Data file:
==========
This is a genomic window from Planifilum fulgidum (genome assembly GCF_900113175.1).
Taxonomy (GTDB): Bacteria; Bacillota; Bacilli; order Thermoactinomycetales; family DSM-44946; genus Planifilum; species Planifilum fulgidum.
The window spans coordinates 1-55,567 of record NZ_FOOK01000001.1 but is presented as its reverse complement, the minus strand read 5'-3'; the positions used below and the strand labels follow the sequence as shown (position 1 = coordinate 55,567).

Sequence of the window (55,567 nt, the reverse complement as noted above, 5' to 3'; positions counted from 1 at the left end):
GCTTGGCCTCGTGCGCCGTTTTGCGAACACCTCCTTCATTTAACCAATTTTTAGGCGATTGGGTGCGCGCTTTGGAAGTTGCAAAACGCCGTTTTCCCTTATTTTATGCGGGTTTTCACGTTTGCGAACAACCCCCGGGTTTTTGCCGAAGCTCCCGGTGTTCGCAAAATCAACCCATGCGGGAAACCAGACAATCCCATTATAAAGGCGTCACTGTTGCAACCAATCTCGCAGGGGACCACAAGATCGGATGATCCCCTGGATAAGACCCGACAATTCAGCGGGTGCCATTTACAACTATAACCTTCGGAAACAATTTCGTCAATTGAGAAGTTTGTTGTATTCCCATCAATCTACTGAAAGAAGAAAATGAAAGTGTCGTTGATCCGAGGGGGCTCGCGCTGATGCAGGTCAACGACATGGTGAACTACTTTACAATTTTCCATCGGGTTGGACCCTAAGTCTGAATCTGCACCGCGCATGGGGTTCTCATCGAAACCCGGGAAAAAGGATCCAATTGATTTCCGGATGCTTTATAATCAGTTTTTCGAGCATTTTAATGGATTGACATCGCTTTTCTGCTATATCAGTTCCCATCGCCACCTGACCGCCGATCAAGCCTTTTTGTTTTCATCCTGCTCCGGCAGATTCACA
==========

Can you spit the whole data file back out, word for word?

This is a genomic window from Planifilum fulgidum (genome assembly GCF_900113175.1).
Taxonomy (GTDB): Bacteria; Bacillota; Bacilli; order Thermoactinomycetales; family DSM-44946; genus Planifilum; species Planifilum fulgidum.
The window spans coordinates 1-55,567 of record NZ_FOOK01000001.1 but is presented as its reverse complement, the minus strand read 5'-3'; the positions used below and the strand labels follow the sequence as shown (position 1 = coordinate 55,567).

Sequence of the window (55,567 nt, the reverse complement as noted above, 5' to 3'; positions counted from 1 at the left end):
GCTTGGCCTCGTGCGCCGTTTTGCGAACACCTCCTTCATTTAACCAATTTTTAGGCGATTGGGTGCGCGCTTTGGAAGTTGCAAAACGCCGTTTTCCCTTATTTTATGCGGGTTTTCACGTTTGCGAACAACCCCCGGGTTTTTGCCGAAGCTCCCGGTGTTCGCAAAATCAACCCATGCGGGAAACCAGACAATCCCATTATAAAGGCGTCACTGTTGCAACCAATCTCGCAGGGGACCACAAGATCGGATGATCCCCTGGATAAGACCCGACAATTCAGCGGGTGCCATTTACAACTATAACCTTCGGAAACAATTTCGTCAATTGAGAAGTTTGTTGTATTCCCATCAATCTACTGAAAGAAGAAAATGAAAGTGTCGTTGATCCGAGGGGGCTCGCGCTGATGCAGGTCAACGACATGGTGAACTACTTTACAATTTTCCATCGGGTTGGACCCTAAGTCTGAATCTGCACCGCGCATGGGGTTCTCATCGAAACCCGGGAAAAAGGATCCAATTGATTTCCGGATGCTTTATAATCAGTTTTTCGAGCATTTTAATGGATTGACATCGCTTTTCTGCTATATCAGTTCCCATCGCCACCTGACCGCCGATCAAGCCTTTTTGTTTTCATCCTGCTCCGGCAGATTCACA